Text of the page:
Tripadvisor owns a booking platform in the experiences category called Viator. And Viator is quickly stealing the show. Through the first three quarters of 2023, Viator accounted for 41% of Tripadvisor’s total revenue. Moreover, Viator’s revenue is up a stellar 57% from the comparable period of 2022.
Tripadvisor stock trades at a paltry 1.4 times trailing sales, reflecting dismal expectations from the market. However, Viator gives the company options. It can hold it and ride its growth higher as it makes up a bigger percentage of the overall business. Or it can take a play from Expedia’s book and spin Viator out into its own company, unlocking value for Tripadvisor’s shareholders.
Either way, Viator puts Tripadvisor stock in a good position to reverse its long-term losing streak.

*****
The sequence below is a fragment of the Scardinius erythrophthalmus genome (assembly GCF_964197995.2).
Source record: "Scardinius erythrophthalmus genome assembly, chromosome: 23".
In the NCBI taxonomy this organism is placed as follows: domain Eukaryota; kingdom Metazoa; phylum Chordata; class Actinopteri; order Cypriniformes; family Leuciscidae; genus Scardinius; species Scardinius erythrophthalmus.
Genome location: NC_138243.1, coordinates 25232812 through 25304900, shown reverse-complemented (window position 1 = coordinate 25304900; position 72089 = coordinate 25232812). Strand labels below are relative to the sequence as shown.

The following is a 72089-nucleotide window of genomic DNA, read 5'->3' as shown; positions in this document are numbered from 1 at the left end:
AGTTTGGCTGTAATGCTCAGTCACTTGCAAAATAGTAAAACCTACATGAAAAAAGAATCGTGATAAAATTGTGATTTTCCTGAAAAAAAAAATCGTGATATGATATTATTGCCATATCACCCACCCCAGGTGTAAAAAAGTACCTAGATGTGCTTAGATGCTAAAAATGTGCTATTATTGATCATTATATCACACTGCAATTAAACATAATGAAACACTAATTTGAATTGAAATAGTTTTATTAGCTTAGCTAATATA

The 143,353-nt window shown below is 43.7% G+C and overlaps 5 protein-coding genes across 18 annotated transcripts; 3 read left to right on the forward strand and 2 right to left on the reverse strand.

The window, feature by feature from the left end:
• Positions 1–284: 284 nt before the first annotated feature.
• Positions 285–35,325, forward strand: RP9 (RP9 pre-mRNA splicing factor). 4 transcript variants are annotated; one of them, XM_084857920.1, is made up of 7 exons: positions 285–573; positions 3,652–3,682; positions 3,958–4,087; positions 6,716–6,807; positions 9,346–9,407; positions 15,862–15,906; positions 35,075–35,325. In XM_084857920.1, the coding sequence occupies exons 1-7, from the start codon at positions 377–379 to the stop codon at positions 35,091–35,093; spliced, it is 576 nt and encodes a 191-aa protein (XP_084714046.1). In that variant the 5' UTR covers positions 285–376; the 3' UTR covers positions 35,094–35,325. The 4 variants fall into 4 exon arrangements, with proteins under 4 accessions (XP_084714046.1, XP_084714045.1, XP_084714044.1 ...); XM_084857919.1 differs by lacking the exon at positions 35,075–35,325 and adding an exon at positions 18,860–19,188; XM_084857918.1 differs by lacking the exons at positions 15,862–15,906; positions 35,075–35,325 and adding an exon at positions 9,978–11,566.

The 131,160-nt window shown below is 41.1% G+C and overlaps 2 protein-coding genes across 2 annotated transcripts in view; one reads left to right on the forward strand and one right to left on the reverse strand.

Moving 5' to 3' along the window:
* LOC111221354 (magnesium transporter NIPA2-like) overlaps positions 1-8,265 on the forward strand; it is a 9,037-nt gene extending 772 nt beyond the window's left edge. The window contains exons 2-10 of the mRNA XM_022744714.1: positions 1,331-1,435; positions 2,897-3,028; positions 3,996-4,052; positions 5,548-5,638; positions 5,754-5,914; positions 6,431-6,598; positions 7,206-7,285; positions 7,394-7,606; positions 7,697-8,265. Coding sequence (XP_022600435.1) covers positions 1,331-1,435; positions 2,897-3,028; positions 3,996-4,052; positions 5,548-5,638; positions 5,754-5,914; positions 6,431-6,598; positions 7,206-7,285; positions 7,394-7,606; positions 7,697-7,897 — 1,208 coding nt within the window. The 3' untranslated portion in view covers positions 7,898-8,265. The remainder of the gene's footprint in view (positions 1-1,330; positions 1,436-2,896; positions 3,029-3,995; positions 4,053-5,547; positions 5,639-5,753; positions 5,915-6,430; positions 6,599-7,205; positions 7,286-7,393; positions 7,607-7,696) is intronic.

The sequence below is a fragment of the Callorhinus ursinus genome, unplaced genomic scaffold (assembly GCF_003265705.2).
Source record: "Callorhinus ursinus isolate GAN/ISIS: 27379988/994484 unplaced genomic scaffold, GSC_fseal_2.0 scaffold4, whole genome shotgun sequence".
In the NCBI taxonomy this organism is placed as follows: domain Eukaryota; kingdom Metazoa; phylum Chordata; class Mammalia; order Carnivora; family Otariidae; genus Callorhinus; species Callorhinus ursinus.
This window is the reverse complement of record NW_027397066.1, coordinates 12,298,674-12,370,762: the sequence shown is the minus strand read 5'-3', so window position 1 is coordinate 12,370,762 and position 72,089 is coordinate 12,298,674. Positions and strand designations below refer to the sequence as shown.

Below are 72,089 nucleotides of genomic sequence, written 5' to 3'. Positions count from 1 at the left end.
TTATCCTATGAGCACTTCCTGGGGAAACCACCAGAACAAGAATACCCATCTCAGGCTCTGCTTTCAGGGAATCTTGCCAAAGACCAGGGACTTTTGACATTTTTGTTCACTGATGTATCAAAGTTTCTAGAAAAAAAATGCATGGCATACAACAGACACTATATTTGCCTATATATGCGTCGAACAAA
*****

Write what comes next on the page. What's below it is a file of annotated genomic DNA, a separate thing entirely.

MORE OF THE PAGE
Xometry is a digital marketplace for online manufacturing. The company competes largely with independent machine shops, which often don’t have the technological prowess to replicate what it’s building — great for Xometry’s competitive positioning. Moreover, the opportunity is enormous considering the manufacturing market is valued at over $2 trillion.
When someone needs something built, they navigate to Xometry’s platform and its artificial intelligence (AI) delivers an instant quote for the job. Big businesses appreciate this speed and are increasing their adoption. The company has over 1,000 customers spending $50,000 or more annually as of the third quarter of 2023, up from 389 two years ago.
Moreover, new buyers on Xometry in 2022 spent nearly three times more on average than new buyers in 2019. This metric has been increasing annually without fail.